The cellist Laura Metcalf performed at Penn State Behrend in 2019 as part of Sybarite5, a classical mashup that put a millennial twist on songs by David Bowie, Radiohead and Andy Akiho. She returns Feb. 8 as part of a duo – an on-stage partnership with her husband, the guitarist Rupert Boyd – but with the same rangy repertoire: On this tour, they’re performing songs by Bach and Beyonce.
The performance, the first of three spring concerts for Music at Noon: The Logan Series, is open to the public at no charge. The music will begin at noon in McGarvey Commons.
Metcalf and Boyd tour as Boyd Meets Girl. “They play like one, with a harmony of purpose as sure as their intonation,” Gramophone wrote of their debut album, which reached No. 3 on the Billboard Traditional Classics chart. The duo has performed in India, Nepal and New Zealand, and in every state and territory in Boyd’s native Australia.
The couple also serve as artistic directors for the Sunday morning concert series GatherNYC.
Two additional Music at Noon concerts will follow:
March 24: Okaidja Afroso Trio
Born in Kokrobite, a fishing village in western Ghana, Okaidja Afroso taught himself to play the guitar. His performances incorporate traditional Ga fetish dances and musical influences from across the African Diaspora. His 2017 album, “The Palm Wine Sea,” led to a commission from the Portland Repertory Theatre to rearrange the folk gospel song “Children Go Where I Send Thee.”
April 7: Harlem Quartet
The Grammy Award-winning Harlem Quartet celebrates and encourages diversity in classical music by showcasing works by minority composers. The group has been featured on CNN, NBC’s “Today” show and at Carnegie Hall. In 2009, the quartet performed for President Obama and First Lady Michelle Obama at the White House.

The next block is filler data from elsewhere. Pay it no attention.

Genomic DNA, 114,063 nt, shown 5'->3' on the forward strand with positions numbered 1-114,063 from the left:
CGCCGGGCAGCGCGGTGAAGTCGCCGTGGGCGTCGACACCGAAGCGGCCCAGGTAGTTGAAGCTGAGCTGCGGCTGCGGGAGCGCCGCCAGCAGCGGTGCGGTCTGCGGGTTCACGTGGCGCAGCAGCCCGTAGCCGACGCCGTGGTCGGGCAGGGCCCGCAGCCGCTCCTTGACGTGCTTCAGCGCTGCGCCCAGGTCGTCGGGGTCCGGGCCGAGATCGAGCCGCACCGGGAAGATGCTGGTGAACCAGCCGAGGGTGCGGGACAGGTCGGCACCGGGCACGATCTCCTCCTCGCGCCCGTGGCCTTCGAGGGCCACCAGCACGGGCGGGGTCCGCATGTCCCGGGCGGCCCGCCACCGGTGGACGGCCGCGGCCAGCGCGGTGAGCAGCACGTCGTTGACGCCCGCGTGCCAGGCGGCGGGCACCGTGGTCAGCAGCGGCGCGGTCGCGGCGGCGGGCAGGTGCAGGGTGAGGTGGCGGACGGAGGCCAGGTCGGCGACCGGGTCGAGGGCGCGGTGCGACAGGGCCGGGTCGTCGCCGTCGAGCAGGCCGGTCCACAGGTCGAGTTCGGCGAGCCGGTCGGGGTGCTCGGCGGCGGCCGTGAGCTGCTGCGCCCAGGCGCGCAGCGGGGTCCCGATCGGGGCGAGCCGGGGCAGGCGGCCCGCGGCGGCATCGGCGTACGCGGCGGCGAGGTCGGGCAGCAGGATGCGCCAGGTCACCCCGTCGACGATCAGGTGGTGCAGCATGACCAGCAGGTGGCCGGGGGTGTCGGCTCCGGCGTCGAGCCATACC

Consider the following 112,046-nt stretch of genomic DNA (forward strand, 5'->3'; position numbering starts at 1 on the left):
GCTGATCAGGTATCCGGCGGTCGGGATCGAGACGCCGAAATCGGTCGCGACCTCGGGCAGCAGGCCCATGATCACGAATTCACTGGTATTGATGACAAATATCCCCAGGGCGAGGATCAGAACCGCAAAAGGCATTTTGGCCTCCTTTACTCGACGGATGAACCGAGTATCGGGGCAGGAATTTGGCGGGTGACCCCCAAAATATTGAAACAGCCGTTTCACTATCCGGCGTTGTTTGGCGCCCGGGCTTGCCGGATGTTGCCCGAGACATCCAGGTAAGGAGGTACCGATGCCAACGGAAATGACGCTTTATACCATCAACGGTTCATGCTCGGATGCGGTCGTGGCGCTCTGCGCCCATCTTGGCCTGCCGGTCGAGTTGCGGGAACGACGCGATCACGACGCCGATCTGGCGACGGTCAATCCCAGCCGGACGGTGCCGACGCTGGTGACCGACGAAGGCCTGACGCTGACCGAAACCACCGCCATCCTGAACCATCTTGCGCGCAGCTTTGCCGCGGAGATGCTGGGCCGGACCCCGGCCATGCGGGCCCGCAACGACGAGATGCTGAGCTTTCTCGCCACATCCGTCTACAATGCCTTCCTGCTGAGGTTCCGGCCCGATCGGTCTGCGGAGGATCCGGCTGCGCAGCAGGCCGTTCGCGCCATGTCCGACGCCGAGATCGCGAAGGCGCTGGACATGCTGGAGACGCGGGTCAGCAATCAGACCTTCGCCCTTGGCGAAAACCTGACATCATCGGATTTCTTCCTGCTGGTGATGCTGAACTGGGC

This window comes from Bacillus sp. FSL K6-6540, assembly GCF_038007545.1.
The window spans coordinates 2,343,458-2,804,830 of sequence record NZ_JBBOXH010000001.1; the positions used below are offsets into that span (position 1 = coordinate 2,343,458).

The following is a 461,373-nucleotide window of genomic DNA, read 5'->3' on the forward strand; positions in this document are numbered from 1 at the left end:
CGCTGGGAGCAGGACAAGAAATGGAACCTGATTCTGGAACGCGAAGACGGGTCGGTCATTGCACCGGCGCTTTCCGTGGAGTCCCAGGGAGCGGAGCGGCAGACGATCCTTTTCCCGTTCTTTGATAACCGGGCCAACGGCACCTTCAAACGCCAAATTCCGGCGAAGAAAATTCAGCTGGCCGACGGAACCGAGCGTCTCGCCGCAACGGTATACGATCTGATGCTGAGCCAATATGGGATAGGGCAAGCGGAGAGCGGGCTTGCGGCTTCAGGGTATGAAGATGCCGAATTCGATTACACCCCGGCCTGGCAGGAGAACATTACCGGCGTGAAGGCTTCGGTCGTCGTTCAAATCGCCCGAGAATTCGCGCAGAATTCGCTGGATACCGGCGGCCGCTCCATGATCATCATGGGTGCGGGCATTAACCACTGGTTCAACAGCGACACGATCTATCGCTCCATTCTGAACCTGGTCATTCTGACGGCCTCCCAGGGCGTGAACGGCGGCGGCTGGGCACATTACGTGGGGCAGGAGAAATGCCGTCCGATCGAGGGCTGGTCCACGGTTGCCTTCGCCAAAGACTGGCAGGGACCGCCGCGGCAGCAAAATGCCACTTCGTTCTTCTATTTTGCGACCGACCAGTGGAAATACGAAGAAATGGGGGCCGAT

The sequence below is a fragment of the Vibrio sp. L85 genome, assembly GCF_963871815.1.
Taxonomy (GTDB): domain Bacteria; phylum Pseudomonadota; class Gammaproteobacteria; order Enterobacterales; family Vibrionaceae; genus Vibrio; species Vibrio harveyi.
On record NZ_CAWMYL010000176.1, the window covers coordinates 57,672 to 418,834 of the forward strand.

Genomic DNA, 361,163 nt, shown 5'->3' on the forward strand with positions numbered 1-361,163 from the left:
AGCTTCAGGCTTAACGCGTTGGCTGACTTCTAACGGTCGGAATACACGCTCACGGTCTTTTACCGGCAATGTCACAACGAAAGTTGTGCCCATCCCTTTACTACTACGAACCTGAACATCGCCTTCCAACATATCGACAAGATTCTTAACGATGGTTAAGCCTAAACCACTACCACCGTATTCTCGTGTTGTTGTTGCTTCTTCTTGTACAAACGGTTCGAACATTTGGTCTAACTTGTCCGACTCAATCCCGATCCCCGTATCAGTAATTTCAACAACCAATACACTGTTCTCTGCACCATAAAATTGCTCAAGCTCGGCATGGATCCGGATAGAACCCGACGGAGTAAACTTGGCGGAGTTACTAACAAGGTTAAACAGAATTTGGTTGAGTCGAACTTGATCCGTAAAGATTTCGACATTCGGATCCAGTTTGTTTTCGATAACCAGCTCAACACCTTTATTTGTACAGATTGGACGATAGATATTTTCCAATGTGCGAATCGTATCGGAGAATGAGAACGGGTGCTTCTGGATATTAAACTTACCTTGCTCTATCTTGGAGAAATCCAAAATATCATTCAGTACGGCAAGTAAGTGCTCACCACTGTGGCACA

Music at Noon: The Logan Series was founded by Mrs. Kay Logan in 1989 and receives major support from the Kay Logan Trust. Additional funding is provided by the Penn State Behrend Student Activity Fee. Music at Noon receives state arts funding support through a grant from the Pennsylvania Council on the Arts, a state agency funded by the commonwealth of Pennsylvania, and the National Endowment for the Arts, a federal agency. Additional support is provided in part from an Erie Arts & Culture Project grant, made possible by community contributions to the Combined Arts & Cultural Campaign and the Erie Arts Endowment.
To learn more about Music at Noon, contact series director Gary Viebranz at 814-898-6289 or [email protected]. To subscribe to Music at Noon Notes, an online guide to the series, visit musicatnoon.wordpress.com.